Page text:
What's the lesson here? "you get what you pay for?" or "AR apps are cool". Maybe "not all AR apps are created equal". Either way, you have some interesting and different ways to introduce topics to students. So why do things the traditional way when instead you can do things the tra-digital way? See what I did there?

Are you using any of these AR apps in your classroom? Do you have some suggestions for good AR apps? If so, please tell us about it in the comment section.

Sunday, February 16, 2014


The Ontario Educational Resource Bank, OERB, provides Ontario students and teachers with thousands of resources from K-12, including entire course units, lessons, and interactive learning objects. The OERB has been integrated with the Provincial Learning Management System, or LMS. So, teachers and students may access these resources without having to login. Further, with this integration, e-Learning Ontario provides teachers with the links and embed codes that will bring students directly to any activity. This allows teachers to customize the way they use these resources to better meet their programming needs.


So, do not ever stop using the OERB, start using it with the LMS and direct your students to all of these great resources in a seamless, engaging way!

Friday, February 14, 2014

IWB in Your Pocket

  • Are you in need of an interactive white board (IWB) but don't have the $3000 to shell out to get one? 
  • Have you already got a data projector in your class and are looking for ways to enhance what you can do with it? 
  • Do you have a couple hundred dollars in your pocket and want to replace it with something else you can fit in your pocket? 
If you answered yes to one or more of these questions then I have the tech for you: A portable device that you can carry around in your bag that turns any surface into an IWB.

I found out about this product last December when I was at the RCAC conference and sat in on Chris Knight's breakout session on Increasing Student Interactivity. Now although I suspect Chris would say that IWBs aren't actually as good as people think when talking about promoting student interactivity (and I might agree), he did mention that a nice option to have IWB technology in your classrooms for a fraction of the cost was a new product created by IPEVO simply called an Interactive White Board System (though the mention of this was merely an aside in his session).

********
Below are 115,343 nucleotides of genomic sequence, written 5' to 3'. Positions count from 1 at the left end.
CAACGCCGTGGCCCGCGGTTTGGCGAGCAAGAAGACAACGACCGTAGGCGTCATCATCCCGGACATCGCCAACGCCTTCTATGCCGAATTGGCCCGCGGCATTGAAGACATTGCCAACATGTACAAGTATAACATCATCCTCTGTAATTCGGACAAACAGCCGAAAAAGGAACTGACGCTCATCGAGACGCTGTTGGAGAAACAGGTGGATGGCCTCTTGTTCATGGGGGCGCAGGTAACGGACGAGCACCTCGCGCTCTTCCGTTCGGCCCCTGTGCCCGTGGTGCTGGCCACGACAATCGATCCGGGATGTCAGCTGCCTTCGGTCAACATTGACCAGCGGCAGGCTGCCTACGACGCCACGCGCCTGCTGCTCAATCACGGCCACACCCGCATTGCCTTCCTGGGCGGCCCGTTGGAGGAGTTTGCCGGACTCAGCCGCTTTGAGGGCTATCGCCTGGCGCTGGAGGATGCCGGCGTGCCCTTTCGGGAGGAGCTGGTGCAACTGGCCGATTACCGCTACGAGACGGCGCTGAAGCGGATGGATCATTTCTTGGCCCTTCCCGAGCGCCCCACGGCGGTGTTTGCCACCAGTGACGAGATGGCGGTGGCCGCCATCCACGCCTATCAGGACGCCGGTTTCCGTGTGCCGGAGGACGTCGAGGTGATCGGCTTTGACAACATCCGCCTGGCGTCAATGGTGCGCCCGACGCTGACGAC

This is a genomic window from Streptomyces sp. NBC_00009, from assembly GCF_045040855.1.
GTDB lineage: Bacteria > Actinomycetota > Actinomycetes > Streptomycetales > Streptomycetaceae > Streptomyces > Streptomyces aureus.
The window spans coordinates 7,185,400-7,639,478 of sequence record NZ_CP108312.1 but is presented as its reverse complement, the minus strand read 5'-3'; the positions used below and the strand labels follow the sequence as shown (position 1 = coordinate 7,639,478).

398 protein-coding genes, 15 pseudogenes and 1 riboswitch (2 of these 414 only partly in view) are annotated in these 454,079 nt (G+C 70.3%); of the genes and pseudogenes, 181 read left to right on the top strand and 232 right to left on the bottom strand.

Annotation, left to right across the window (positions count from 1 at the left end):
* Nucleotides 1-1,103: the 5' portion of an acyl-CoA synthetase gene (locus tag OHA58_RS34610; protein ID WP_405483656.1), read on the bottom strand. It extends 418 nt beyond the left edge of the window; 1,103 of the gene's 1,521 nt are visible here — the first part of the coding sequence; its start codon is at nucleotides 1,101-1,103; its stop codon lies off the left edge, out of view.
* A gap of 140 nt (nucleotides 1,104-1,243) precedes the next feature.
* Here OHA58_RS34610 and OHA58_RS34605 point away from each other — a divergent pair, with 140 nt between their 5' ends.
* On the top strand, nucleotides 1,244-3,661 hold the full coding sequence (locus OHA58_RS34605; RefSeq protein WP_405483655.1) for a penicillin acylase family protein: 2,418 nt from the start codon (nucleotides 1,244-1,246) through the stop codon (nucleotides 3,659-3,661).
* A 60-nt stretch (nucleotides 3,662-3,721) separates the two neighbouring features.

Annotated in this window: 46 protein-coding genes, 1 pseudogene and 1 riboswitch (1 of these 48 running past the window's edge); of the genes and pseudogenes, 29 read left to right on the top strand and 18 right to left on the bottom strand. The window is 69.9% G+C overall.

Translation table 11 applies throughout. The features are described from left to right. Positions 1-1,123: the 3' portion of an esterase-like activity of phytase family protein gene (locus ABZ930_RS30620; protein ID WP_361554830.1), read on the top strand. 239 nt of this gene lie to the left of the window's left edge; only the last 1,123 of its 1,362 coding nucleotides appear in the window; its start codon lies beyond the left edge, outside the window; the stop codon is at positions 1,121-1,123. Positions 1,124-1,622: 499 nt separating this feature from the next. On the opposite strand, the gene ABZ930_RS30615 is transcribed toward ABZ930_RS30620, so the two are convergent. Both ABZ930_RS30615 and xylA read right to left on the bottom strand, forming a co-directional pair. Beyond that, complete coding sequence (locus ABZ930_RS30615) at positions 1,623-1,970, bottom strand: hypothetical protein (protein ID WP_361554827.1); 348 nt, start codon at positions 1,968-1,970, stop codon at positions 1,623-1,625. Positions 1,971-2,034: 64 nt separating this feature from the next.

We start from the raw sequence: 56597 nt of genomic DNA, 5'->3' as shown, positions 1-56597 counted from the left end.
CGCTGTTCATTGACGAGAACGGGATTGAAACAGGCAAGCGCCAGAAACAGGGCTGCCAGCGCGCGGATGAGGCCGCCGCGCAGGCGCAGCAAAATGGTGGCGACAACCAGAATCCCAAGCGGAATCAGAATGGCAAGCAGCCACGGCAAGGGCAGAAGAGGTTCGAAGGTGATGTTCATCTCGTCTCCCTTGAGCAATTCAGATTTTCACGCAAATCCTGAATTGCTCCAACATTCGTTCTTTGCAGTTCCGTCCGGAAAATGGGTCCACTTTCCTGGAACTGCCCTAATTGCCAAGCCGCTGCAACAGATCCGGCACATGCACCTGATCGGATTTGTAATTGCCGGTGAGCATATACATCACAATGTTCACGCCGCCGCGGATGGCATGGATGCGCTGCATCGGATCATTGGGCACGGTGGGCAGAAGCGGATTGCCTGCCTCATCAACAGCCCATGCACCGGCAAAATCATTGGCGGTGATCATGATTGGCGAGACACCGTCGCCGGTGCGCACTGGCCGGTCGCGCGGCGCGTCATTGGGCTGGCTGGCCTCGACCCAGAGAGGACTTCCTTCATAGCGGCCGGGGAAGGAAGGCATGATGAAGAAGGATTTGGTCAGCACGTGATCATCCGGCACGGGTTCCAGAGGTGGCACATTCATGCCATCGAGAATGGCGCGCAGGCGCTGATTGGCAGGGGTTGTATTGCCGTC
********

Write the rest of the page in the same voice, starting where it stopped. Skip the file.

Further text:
Now I have written about IPEVO before (I really like their portable document camera) so it doesn't come as a surprise to me that they have continued to put out inexpensive but reasonably well performing products. This IWB is no exception.

Keep in mind that certainly a $3000 Smartboard works better but for the money, this works great. I have tried it on a regular wall (ie painted surface) and directly onto a regular whiteboard and I prefer the whiteboard. Somehow the slight texture of the paint felt when moving the pen along the wall is off putting to me. But it works just fine and I was surprised at how precise the calibration is. It comes with its own software (see menu to the right) that allows you to annotate anything on screen with different pens and take screen shots of your work. It can also be fully integrated with the IPEVO P2V document camera.

Setting up the system is pretty easy. Once you have the projector set up and plugged into your computer, just place the IR receiver so it is facing the screen and then follow the two step calibration procedure. For an idea of what that might entail, watch the brief video below.

If you are interested in purchasing this product, in the US you can do so directly from IPEVO here. In Canada (to avoid high shipping and any duties or brokerage fees) you can get it from Merconnet here. Either way you should be around $200 with shipping and taxes.

Thursday, February 13, 2014

How Readable is Your Text?

I was sifting through my many YouTube channel subscriptions and came across this video:

Now to be fair the video is about how we blindly just click "Accept" when we come upon those Terms & Conditions pages when signing up for things online and is a bit on the dry side. So I am not sure whether you want to spend the 10 minutes to watch it. One of the topics was about how complex the wording is in these documents and how that is a deterrent, right away, for most people to read them. So at about the 3 minute mark they talk a Google Chrome Plugin they developed called Literatin that would take the text of any web page (or any text you copy and paste into it) and give it a general rating that goes from Green Eggs & Ham (at the low end) and Frankenstein (at the high end).
Using the plugin is pretty easy. Once you install it on Chrome, you will see an icon appear on your toolbar. When on a web page, just click on the icon and it will read the text on the page and give a report. So for example, this blog page of text comes back equivalent to Harry Potter with an adult Literacy level of about 2.